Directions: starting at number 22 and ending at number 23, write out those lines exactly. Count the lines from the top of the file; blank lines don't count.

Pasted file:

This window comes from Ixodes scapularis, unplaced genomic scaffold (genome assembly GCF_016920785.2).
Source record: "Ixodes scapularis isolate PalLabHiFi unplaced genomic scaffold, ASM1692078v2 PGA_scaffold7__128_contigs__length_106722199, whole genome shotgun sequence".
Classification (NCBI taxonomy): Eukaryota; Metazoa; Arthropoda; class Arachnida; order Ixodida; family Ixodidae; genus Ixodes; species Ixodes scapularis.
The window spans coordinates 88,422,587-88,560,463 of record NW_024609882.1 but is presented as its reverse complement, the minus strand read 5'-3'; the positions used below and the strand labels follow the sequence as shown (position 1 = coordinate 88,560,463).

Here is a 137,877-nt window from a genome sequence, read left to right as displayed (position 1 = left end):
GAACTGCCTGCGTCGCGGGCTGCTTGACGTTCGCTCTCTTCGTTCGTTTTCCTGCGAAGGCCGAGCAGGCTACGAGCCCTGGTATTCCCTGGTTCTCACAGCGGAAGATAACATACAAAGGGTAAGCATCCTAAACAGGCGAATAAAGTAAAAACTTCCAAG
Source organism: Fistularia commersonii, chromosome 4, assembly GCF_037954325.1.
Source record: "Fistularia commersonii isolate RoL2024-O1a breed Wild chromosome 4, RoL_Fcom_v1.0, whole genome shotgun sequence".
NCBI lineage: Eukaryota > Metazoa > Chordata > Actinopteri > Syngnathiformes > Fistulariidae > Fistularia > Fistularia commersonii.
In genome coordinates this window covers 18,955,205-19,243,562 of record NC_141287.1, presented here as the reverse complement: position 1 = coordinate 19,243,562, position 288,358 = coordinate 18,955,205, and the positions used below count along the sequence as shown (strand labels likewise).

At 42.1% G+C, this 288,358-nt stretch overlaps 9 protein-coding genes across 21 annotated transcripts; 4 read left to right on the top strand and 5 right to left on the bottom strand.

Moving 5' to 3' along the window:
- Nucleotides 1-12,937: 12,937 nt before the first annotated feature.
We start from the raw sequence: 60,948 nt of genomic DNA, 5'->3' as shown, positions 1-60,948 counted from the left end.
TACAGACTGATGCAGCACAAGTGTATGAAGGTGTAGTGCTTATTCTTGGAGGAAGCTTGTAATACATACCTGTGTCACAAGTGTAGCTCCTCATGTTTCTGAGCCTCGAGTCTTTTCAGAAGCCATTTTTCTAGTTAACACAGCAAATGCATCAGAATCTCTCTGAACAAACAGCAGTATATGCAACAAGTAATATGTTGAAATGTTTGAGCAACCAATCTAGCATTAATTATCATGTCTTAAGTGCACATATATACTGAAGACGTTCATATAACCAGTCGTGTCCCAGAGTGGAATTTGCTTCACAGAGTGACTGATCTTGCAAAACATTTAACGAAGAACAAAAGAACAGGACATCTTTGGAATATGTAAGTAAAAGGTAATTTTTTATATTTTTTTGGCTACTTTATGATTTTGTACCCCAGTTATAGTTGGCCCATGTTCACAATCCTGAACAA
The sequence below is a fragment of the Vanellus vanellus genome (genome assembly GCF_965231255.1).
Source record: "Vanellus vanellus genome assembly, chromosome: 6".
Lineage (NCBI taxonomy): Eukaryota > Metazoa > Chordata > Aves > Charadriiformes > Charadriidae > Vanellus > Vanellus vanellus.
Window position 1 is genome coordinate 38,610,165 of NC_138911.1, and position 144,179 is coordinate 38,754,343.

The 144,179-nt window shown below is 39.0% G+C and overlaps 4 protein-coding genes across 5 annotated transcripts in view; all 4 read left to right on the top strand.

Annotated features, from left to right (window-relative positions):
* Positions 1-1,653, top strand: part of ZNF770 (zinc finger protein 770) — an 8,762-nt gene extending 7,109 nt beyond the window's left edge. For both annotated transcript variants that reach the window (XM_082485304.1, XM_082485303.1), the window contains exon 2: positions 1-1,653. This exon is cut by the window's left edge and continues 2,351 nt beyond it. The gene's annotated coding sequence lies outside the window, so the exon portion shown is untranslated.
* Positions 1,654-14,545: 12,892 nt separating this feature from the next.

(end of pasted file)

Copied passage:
* Positions 1-1,653, top strand: part of ZNF770 (zinc finger protein 770) — an 8,762-nt gene extending 7,109 nt beyond the window's left edge. For both annotated transcript variants that reach the window (XM_082485304.1, XM_082485303.1), the window contains exon 2: positions 1-1,653. This exon is cut by the window's left edge and continues 2,351 nt beyond it. The gene's annotated coding sequence lies outside the window, so the exon portion shown is untranslated.
* Positions 1,654-14,545: 12,892 nt separating this feature from the next.